A favoured procedure is to recover the ammonia in an aqueous solution by scrubbing the purge gas with water or with a lean ammonia solution, after which it can, if desired, be converted to liquid anhydrous ammonia by distillation. The ammonia-free purge gas is then dried by adsorption before entry into the cold box for further cooling and hydrogen separation. The scrubbing and drying operations are generally carried out after the purge gas has been expanded from the 140-300 bar obtaining in the synthesis loop to the 50-80 bar at which the separation unit is operated.
Recycling the hydrogen-nitrogen mixture from the purge gas separation plant to the synthesis loop may serve to increase the amount of ammonia produced from a given flow of feedstock and fuel or to reduce the amount of feedstock required to deliver a given quantity of ammonia. Which alternative is chosen depends partly on the requirements of the operator and partly on the flexibility of the available equipment, in particular when a hydrogen recovery unit is to be added to an existing ammonia plant. In such circumstances a constraint is frequently imposed by the limited capacity of the synthesis gas compressor, which compresses the synthesis gas from the pressure of the steam reformer, which may be about 25-30 bar, to the synthesis pressure of 140-300 bar. Since the purge gas separation unit delivers the recovered hydrogen-nitrogen product at only 50-80 bar, this product has to be re-compressed to synthesis pressure and therefore has to be fed to an intermediate stage of the synthesis gas compressor. (The synthesis gas compressor is generally a multistage centrifugal machine). This means that, first, the purge gas separation unit has to be operated at a pressure compatible with an available interstage pressure of the synthesis gas compressor and, secondly, the capacity of this and any subsequent stages of the synthesis gas compressor must be adequate to accommodate the additional flow of gas. This is by no means always the case and it may therefore be necessary to install additional compressor equipment to bring the recovered hydrogen-nitrogen product from the separation unit up to synthesis pressure. The resulting additional capital and utility costs may outweigh the advantages of recovering and recycling the hydrogen.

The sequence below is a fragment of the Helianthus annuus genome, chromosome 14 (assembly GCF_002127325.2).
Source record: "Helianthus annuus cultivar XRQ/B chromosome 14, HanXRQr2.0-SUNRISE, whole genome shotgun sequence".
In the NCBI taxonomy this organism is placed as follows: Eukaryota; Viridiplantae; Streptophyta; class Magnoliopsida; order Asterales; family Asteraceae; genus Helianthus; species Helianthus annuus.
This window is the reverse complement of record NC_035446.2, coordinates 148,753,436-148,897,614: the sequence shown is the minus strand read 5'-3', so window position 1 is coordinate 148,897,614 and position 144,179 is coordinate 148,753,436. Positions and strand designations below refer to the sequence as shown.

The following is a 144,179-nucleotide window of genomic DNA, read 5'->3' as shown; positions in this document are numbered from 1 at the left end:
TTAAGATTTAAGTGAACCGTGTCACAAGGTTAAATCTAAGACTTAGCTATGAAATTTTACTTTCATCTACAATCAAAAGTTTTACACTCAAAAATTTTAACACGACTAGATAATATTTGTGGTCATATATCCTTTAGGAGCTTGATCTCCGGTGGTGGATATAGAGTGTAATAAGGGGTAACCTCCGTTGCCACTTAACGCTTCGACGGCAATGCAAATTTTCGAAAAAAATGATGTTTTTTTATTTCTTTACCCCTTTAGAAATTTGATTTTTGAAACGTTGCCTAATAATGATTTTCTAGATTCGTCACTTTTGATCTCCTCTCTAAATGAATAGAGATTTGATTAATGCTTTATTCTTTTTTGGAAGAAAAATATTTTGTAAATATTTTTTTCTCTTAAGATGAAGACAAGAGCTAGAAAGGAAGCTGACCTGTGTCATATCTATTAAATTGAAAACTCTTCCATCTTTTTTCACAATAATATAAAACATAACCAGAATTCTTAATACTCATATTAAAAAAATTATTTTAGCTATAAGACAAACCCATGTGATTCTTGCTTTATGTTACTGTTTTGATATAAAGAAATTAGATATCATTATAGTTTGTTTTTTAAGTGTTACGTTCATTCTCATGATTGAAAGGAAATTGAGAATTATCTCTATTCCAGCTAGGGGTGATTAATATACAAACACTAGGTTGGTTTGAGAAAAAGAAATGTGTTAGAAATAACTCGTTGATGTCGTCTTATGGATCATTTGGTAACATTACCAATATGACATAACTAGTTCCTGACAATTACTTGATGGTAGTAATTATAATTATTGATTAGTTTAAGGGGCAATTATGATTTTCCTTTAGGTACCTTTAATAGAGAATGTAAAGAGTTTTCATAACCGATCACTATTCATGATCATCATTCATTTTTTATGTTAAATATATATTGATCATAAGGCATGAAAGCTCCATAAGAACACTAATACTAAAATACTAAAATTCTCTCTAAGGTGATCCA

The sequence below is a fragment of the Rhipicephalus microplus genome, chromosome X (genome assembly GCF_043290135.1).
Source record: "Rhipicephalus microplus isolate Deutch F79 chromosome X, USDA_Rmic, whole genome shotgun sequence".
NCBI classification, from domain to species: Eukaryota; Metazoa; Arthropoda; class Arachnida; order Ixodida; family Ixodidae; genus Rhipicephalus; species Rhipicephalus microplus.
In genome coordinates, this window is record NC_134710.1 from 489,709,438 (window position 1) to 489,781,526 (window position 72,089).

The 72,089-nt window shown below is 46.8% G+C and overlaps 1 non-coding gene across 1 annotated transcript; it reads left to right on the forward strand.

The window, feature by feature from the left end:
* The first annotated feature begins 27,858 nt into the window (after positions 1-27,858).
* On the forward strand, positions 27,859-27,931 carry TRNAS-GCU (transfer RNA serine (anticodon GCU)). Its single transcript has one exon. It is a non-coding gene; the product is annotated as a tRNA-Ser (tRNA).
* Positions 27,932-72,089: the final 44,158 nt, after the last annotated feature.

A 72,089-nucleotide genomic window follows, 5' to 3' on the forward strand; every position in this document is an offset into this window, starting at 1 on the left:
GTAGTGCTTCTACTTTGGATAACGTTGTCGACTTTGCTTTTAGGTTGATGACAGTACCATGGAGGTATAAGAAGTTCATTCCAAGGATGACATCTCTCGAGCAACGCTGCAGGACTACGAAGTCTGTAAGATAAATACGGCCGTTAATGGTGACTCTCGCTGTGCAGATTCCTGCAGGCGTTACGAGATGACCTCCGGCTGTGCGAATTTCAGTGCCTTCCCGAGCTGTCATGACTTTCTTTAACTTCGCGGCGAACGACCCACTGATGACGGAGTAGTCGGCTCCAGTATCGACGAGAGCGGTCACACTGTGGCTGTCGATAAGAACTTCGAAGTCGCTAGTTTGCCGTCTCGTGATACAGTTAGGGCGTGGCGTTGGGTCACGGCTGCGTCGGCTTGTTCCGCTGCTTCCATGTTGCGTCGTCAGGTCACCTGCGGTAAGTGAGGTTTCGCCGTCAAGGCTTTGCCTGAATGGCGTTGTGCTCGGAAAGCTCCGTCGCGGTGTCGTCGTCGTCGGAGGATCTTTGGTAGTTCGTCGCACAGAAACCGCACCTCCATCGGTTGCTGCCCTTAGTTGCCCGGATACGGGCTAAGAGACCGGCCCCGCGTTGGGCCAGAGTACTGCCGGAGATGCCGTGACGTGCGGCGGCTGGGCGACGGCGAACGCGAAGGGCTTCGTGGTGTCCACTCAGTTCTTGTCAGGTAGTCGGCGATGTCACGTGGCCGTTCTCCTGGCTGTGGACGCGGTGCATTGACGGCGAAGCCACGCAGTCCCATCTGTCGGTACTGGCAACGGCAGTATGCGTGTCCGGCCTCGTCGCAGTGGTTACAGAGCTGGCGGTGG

We have now developed a process whereby a major portion of the hydrogen-nitrogen mixture recovered from a purge gas stream from an ammonia synthesis reaction may be recycled to the reaction zone at synthesis pressure without the need for any substantial increase in power consumption. In addition, the need for external refrigeration in the purge gas separation unit may be eliminated.